John 14:16-18 says: “And I will ask the Father, and he will give you another advocate to help you and be with you forever– the Spirit of truth. The world cannot accept him, because it neither sees him nor knows him. But you know him, for he lives with you and will be in you. I will not leave you as orphans; I will come to you.”
- He promises never to leave us as orphans.
- He promises a day when we will behold him and live because he lives.
God showed me something about his Holy Spirit on our hike through our guide Russell. Abbey and I followed Russell’s instructions in Cornwall even though he was not physically with us. We had his book of instructions. We had maps he had provided.
We often forged ahead without reading the book because we didn’t want to take time to look. Maybe the wind was high or it was raining or we just didn’t want to pause. Sometimes we actually forgot we had it. But we had the book. We had the ability to call Russell if we needed to. We trusted Russell because he knew Cornwall and we didn’t. He had walked these paths.
How often do we fail to read God’s instructions or to call on him in prayer?
Let’s finish reading what Jesus had to say in John 14, beginning with verse 25.
“All this I have spoken while still with you. But the Advocate, the Holy Spirit, whom the Father will send in my name, will teach you all things and will remind you of everything I have said to you. Peace I leave with you; my peace I give you. I do not give to you as the world gives. Do not let your hearts be troubled and do not be afraid. “You heard me say, ‘I am going away and I am coming back to you.’ If you loved me, you would be glad that I am going to the Father, for the Father is greater than I. I have told you now before it happens, so that when it does happen you will believe. I will not say much more to you, for the prince of this world is coming. He has no hold over me, but he comes so that the world may learn that I love the Father and do exactly what my Father has commanded me. Come now; let us leave.”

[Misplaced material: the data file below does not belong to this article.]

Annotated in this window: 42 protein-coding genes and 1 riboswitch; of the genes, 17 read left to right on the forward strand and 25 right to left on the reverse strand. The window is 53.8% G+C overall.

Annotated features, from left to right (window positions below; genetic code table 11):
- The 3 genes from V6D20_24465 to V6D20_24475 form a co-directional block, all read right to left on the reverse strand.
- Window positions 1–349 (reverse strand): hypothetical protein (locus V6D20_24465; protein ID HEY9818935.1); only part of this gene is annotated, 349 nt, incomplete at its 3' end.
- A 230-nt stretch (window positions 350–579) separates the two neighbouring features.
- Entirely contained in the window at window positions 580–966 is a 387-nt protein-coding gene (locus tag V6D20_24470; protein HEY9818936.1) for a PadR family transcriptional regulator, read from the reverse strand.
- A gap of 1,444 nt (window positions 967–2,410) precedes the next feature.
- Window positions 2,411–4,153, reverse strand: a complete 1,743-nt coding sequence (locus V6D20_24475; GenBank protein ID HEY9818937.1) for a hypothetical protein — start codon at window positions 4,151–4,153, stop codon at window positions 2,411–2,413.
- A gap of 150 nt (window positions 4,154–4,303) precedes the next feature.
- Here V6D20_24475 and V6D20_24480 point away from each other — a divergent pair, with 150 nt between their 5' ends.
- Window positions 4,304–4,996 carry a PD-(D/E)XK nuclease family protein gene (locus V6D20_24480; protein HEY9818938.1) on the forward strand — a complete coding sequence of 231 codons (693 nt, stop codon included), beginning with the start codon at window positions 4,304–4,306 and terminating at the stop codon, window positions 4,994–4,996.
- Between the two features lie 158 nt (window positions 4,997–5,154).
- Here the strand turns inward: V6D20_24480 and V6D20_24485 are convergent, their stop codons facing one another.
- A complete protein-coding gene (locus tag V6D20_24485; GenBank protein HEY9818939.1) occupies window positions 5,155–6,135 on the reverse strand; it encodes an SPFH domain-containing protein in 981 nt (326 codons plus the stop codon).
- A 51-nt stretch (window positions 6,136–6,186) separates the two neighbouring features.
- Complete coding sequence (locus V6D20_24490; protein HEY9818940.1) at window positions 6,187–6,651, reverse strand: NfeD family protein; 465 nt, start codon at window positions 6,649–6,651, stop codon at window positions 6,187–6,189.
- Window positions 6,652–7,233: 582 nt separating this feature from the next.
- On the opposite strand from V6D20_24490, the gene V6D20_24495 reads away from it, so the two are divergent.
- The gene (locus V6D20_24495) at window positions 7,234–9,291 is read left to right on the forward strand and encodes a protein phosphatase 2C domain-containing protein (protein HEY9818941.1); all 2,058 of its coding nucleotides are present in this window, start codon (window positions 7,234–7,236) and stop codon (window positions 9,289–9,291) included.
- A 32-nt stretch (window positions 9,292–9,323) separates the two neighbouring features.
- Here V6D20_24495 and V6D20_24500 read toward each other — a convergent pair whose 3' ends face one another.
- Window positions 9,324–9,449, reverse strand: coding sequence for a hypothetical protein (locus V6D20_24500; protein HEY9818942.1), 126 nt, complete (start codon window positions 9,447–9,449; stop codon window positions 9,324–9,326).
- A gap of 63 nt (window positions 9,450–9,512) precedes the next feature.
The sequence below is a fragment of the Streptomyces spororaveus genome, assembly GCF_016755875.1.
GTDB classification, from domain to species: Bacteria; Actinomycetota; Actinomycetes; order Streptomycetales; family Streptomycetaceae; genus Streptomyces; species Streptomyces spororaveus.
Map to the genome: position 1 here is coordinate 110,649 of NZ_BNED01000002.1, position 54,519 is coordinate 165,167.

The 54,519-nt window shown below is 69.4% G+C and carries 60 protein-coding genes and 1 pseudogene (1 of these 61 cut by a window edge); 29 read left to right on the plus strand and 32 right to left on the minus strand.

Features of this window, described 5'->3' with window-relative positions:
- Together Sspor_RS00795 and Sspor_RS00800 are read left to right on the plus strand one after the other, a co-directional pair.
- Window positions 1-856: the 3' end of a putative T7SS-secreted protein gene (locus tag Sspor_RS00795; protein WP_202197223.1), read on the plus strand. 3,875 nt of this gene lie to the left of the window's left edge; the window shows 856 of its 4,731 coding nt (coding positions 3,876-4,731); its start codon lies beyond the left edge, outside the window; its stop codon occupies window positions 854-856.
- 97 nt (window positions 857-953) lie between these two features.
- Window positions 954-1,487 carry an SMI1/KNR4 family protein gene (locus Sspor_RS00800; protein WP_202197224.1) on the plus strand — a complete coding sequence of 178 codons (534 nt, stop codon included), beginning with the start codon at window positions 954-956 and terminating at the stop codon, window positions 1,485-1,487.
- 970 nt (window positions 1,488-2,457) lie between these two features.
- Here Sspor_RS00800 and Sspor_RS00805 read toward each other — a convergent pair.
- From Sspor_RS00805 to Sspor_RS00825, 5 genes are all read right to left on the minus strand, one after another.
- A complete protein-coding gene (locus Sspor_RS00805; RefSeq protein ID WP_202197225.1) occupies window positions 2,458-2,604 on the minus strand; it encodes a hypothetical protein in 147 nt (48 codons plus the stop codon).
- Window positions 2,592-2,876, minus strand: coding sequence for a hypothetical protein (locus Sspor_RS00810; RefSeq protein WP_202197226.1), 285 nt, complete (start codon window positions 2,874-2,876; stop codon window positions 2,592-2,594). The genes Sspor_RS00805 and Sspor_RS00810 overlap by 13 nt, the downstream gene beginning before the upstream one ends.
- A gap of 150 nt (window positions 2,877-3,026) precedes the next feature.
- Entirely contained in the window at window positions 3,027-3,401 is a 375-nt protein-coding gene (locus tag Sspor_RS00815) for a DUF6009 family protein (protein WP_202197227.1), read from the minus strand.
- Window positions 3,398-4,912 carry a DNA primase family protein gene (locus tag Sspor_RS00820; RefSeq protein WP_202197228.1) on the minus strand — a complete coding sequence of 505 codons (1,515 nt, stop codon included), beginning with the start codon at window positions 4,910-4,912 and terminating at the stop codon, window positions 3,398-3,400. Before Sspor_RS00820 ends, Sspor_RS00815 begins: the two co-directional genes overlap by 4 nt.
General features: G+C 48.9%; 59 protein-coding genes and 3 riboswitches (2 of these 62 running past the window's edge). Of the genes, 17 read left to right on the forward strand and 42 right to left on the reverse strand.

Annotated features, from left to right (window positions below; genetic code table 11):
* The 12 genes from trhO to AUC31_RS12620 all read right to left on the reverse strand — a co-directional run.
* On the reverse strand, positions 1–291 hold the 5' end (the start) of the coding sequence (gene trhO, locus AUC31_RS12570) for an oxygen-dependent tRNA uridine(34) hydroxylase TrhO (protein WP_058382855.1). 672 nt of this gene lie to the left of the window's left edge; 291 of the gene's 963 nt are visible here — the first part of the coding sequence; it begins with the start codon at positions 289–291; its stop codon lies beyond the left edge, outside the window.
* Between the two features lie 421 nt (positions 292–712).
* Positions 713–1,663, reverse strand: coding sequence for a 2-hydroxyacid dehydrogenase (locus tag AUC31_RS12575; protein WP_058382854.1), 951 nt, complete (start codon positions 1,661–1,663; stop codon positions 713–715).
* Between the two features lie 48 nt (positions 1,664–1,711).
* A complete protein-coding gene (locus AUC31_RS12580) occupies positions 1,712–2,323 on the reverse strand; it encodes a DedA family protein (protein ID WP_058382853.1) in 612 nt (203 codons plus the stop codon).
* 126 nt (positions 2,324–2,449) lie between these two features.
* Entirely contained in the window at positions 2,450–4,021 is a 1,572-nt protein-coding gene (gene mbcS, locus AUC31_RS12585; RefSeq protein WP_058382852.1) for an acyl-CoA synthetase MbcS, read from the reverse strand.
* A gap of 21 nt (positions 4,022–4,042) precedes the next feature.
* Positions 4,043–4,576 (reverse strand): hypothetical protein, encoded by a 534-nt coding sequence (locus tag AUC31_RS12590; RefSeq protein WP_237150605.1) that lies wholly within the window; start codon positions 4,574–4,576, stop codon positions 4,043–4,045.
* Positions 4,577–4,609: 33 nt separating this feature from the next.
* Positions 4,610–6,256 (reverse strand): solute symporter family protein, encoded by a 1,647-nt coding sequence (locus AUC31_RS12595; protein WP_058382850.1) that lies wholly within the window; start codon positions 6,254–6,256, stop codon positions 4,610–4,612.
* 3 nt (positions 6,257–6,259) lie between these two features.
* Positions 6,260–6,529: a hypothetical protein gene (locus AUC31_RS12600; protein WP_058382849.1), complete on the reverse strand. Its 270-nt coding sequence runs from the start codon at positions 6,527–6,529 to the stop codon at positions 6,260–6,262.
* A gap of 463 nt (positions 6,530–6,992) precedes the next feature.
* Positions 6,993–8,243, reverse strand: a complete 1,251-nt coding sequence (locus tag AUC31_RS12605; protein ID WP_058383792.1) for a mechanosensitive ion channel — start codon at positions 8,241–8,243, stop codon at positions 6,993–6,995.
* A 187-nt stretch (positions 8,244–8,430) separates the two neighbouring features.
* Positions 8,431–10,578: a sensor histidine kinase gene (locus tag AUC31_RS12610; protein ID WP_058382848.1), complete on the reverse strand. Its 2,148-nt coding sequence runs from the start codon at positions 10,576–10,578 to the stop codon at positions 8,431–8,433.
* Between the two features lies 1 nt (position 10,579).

God provides a Helper.
Jesus reveals the reason we were not able to be with him immediately as Peter asked.
John 14:29-31 tells us: “I have told you now before it happens, so that when it does happen you will believe. I will not say much more to you, for the prince of this world is coming. He has no hold over me, but he comes so that the world may learn that I love the Father and do exactly what my Father has commanded me.”
The ruler of the world, who has nothing to do with Jesus, was about to wreak havoc, as he continues to do (v. 29). But Jesus overcame the evil one (“He has no hold over me.” v. 30). Until he comes back for us, here’s our purpose, our job is to let the world know of his love. (v. 31)
The “prince of the world” was allowed to come so that Jesus could show his love for his Father by going to the cross.
Jesus did exactly what his Father had commanded.
Jesus’ answer to Judas explained to the disciples their assignment of telling the world of his love for the Father and his obedience in taking care of the world’s sin. But he wasn’t going to leave them alone with this task. He promised them the Holy Spirit to teach, remind, help, and advocate for them.
Jesus charged Judas and the others with the incredible task of GETTING to tell the world about him.
Part of the armor God provides for us is “your feet fitted with the readiness that comes from the gospel of peace.” –Ephesians 6:15
“How beautiful on the mountains are the feet of those who bring good news, who proclaim peace, who bring good tidings, who proclaim salvation, who say to Zion, ‘Your God reigns!’” (Isaiah 52:7)
“Spiritual growth occurs in a high commitment, high challenge environment.” –Margaret Fitzwater, The Navigators
Romans 10:12-15 quotes what we just read from Isaiah – “…the same Lord is Lord of all and richly blesses all who call on him, for, “Everyone who calls on the name of the Lord will be saved.” How, then, can they call on the one they have not believed in? And how can they believe in the one of whom they have not heard? And how can they hear without someone preaching to them? And how can anyone preach unless they are sent? As it is written: “How beautiful are the feet of those who bring good news!”